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accountant won't let me take full deductions for traveling for locums work

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  • accountant won't let me take full deductions for traveling for locums work

    Hello all,

    I flew out of state to do locums work in a hospital twice a month, for about 4-5 days at a time (so about 8-10 days a month), during 2016, while holding down a full time job (as a fellow).  I was offered the job because a full-time physician had lost his license, and the hospital was desperate for someone to fill in.  They found a replacement by August 2016, but I continue to fly there twice a month, but now I don't do locums work there, I just bill on my own for other docs who need weekends off, etc.  My travel expenses totaled about $25k (flights/meals/taxi's etc) for 2016.  My accountant said he would only count $11k of that, due to concern that the deductions would be flagged, because of the following reasons in his response to my e-mail to him about this today:

    "If IRS looked at your return as it stands I think you would have significant exposure with regards to the rest of your Meals & Entertainment as well as your travel expenses.  According to IRS, travel arrangements between two permanent worksites (permanent defined as worksites that do not have an anticipated or well defined end date) are considered commuting expenses and are not deductible.  You are a bit of a unique situation in the sense that your two work sites are halfway across the country from each other but in discussing your situation with the other accountants here, there is broad agreement that IRS would have a strong case to throw out your travel expenses.  Obviously if IRS ever examined you we would mount a vigorous defense but I just don’t think it is a good idea to poke at this."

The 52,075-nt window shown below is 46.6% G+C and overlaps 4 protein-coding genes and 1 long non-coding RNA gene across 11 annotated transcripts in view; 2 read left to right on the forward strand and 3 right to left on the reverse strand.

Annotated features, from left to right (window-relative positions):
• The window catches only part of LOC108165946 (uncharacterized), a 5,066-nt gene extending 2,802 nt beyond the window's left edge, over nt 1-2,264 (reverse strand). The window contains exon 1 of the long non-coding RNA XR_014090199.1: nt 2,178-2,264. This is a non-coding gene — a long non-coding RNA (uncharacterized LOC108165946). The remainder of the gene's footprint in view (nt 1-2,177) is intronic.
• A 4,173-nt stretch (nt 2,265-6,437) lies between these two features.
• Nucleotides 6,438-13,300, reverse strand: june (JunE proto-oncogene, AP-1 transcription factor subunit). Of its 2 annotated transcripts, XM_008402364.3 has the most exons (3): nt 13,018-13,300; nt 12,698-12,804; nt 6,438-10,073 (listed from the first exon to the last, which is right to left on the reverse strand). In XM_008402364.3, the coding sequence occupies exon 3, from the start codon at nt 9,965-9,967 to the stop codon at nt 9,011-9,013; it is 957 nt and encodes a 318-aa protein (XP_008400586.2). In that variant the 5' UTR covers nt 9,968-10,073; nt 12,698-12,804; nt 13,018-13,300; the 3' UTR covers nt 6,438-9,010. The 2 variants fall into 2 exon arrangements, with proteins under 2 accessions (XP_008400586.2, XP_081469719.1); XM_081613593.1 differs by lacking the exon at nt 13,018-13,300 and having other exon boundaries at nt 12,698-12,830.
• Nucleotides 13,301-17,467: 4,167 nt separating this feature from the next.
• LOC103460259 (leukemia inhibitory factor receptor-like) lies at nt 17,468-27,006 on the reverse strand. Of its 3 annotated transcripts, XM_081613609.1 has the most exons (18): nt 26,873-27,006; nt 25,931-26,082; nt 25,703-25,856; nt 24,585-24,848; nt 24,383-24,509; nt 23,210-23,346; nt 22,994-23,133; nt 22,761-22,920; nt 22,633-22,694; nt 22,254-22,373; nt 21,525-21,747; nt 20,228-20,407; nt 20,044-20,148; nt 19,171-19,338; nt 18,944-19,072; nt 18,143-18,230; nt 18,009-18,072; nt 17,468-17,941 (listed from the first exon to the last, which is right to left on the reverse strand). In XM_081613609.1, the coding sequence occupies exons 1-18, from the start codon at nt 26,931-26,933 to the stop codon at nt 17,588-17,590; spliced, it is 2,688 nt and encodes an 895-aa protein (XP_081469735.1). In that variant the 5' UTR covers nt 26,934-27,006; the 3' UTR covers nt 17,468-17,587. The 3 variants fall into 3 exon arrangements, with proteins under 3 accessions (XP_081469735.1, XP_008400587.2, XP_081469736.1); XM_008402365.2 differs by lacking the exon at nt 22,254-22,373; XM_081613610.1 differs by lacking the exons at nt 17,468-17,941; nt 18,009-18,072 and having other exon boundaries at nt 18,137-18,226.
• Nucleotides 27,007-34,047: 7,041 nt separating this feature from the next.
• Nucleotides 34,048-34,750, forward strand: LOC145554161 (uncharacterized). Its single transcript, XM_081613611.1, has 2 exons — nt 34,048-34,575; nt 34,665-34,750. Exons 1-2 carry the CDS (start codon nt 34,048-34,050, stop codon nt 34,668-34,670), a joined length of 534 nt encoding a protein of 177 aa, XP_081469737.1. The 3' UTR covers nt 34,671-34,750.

What do you guys do in scenarios like this?  Should I just amend the return myself?  I feel I can argue for all of these expenses to be deducted (I am just a fellow trying to pay my off my loans for God sakes), but want to maintain my relationship with my accountant (though, depending on the responses I get from others here, I may consider switching).

     

     

     

  • #2
    I think that the nature of locums work explicitly designates it short term and not permanent. Meals and such are never 100% deductible. I was traveling to a satellite clinic and I wrote that off the first year. I believe and someone will correct me if Im wrong, but if the assignment is less than a year that flies as a temporary location.

    In your situation I dont think it is that difficult at all, locums is not even the same employer, its on the side and for a predefined amount of time usually. Even if recurring, its not permanent. I think thats an easy defense. Of course dont claim anything that isnt bulletproof, goes without saying.

    Comment


    • #3
      Your post title is a bit disingenuous. You can take any deductions you want; your accountant is just not willing to put his name on the return. But, it got my attention, so it worked  .